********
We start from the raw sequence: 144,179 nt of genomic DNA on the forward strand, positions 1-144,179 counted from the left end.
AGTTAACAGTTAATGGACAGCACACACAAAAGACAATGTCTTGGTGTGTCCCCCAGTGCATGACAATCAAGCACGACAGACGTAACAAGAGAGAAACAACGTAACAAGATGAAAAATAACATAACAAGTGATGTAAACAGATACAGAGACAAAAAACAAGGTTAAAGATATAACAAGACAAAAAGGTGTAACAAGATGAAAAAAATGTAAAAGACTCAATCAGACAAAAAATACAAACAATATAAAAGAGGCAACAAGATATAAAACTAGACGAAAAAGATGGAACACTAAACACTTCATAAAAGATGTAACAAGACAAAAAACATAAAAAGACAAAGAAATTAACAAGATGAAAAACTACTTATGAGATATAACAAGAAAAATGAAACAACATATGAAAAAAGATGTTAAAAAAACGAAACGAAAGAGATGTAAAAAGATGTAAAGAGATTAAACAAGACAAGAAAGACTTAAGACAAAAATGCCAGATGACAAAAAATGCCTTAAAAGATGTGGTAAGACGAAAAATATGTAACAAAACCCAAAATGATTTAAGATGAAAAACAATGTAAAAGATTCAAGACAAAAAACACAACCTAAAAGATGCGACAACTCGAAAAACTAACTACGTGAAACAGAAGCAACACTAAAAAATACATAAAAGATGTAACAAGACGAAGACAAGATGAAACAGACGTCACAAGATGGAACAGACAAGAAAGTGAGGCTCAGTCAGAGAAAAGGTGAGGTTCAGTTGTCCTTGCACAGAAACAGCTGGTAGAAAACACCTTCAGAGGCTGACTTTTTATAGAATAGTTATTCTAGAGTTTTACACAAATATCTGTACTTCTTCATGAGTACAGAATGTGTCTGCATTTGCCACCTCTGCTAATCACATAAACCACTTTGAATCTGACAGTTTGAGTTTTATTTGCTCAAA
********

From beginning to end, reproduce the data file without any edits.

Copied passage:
We start from the raw sequence: 144,179 nt of genomic DNA on the forward strand, positions 1-144,179 counted from the left end.
AGTTAACAGTTAATGGACAGCACACACAAAAGACAATGTCTTGGTGTGTCCCCCAGTGCATGACAATCAAGCACGACAGACGTAACAAGAGAGAAACAACGTAACAAGATGAAAAATAACATAACAAGTGATGTAAACAGATACAGAGACAAAAAACAAGGTTAAAGATATAACAAGACAAAAAGGTGTAACAAGATGAAAAAAATGTAAAAGACTCAATCAGACAAAAAATACAAACAATATAAAAGAGGCAACAAGATATAAAACTAGACGAAAAAGATGGAACACTAAACACTTCATAAAAGATGTAACAAGACAAAAAACATAAAAAGACAAAGAAATTAACAAGATGAAAAACTACTTATGAGATATAACAAGAAAAATGAAACAACATATGAAAAAAGATGTTAAAAAAACGAAACGAAAGAGATGTAAAAAGATGTAAAGAGATTAAACAAGACAAGAAAGACTTAAGACAAAAATGCCAGATGACAAAAAATGCCTTAAAAGATGTGGTAAGACGAAAAATATGTAACAAAACCCAAAATGATTTAAGATGAAAAACAATGTAAAAGATTCAAGACAAAAAACACAACCTAAAAGATGCGACAACTCGAAAAACTAACTACGTGAAACAGAAGCAACACTAAAAAATACATAAAAGATGTAACAAGACGAAGACAAGATGAAACAGACGTCACAAGATGGAACAGACAAGAAAGTGAGGCTCAGTCAGAGAAAAGGTGAGGTTCAGTTGTCCTTGCACAGAAACAGCTGGTAGAAAACACCTTCAGAGGCTGACTTTTTATAGAATAGTTATTCTAGAGTTTTACACAAATATCTGTACTTCTTCATGAGTACAGAATGTGTCTGCATTTGCCACCTCTGCTAATCACATAAACCACTTTGAATCTGACAGTTTGAGTTTTATTTGCTCAAA